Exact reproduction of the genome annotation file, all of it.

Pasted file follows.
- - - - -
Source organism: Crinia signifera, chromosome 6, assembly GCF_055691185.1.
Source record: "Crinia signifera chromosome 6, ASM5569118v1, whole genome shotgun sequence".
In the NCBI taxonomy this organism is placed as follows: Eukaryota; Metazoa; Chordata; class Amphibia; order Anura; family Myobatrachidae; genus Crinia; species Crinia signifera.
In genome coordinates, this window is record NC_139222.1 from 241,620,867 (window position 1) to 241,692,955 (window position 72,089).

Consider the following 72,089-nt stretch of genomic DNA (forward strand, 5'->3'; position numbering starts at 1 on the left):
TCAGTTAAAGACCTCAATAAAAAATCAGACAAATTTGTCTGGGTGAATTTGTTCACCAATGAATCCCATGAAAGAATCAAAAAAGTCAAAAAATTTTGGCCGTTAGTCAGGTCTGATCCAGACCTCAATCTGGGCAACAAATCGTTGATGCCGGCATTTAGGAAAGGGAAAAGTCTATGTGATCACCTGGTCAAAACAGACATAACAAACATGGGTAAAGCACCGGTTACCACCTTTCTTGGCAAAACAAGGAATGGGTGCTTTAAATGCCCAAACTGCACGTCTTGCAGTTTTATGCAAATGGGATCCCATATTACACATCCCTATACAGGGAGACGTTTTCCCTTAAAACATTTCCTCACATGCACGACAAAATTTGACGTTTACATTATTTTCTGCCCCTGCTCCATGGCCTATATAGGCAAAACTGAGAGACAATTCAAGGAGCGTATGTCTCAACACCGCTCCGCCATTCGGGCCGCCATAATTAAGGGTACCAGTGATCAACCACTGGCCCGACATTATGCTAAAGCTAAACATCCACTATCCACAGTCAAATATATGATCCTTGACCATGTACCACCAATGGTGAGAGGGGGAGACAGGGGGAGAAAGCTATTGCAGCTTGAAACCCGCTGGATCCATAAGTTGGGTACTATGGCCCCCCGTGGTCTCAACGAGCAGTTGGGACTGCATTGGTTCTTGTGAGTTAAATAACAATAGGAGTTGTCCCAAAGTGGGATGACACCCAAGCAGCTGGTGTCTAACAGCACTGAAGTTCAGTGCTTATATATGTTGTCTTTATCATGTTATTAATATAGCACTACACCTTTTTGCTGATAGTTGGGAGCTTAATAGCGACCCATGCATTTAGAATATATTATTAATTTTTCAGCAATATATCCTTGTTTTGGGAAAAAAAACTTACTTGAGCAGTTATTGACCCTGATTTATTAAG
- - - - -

Source organism: Crinia signifera, chromosome 6, assembly GCF_055691185.1.
Source record: "Crinia signifera chromosome 6, ASM5569118v1, whole genome shotgun sequence".
In the NCBI taxonomy this organism is placed as follows: Eukaryota; Metazoa; Chordata; class Amphibia; order Anura; family Myobatrachidae; genus Crinia; species Crinia signifera.
In genome coordinates, this window is record NC_139222.1 from 241,620,867 (window position 1) to 241,692,955 (window position 72,089).

Consider the following 72,089-nt stretch of genomic DNA (forward strand, 5'->3'; position numbering starts at 1 on the left):
TCAGTTAAAGACCTCAATAAAAAATCAGACAAATTTGTCTGGGTGAATTTGTTCACCAATGAATCCCATGAAAGAATCAAAAAAGTCAAAAAATTTTGGCCGTTAGTCAGGTCTGATCCAGACCTCAATCTGGGCAACAAATCGTTGATGCCGGCATTTAGGAAAGGGAAAAGTCTATGTGATCACCTGGTCAAAACAGACATAACAAACATGGGTAAAGCACCGGTTACCACCTTTCTTGGCAAAACAAGGAATGGGTGCTTTAAATGCCCAAACTGCACGTCTTGCAGTTTTATGCAAATGGGATCCCATATTACACATCCCTATACAGGGAGACGTTTTCCCTTAAAACATTTCCTCACATGCACGACAAAATTTGACGTTTACATTATTTTCTGCCCCTGCTCCATGGCCTATATAGGCAAAACTGAGAGACAATTCAAGGAGCGTATGTCTCAACACCGCTCCGCCATTCGGGCCGCCATAATTAAGGGTACCAGTGATCAACCACTGGCCCGACATTATGCTAAAGCTAAACATCCACTATCCACAGTCAAATATATGATCCTTGACCATGTACCACCAATGGTGAGAGGGGGAGACAGGGGGAGAAAGCTATTGCAGCTTGAAACCCGCTGGATCCATAAGTTGGGTACTATGGCCCCCCGTGGTCTCAACGAGCAGTTGGGACTGCATTGGTTCTTGTGAGTTAAATAACAATAGGAGTTGTCCCAAAGTGGGATGACACCCAAGCAGCTGGTGTCTAACAGCACTGAAGTTCAGTGCTTATATATGTTGTCTTTATCATGTTATTAATATAGCACTACACCTTTTTGCTGATAGTTGGGAGCTTAATAGCGACCCATGCATTTAGAATATATTATTAATTTTTCAGCAATATATCCTTGTTTTGGGAAAAAAAACTTACTTGAGCAGTTATTGACCCTGATTTATTAAG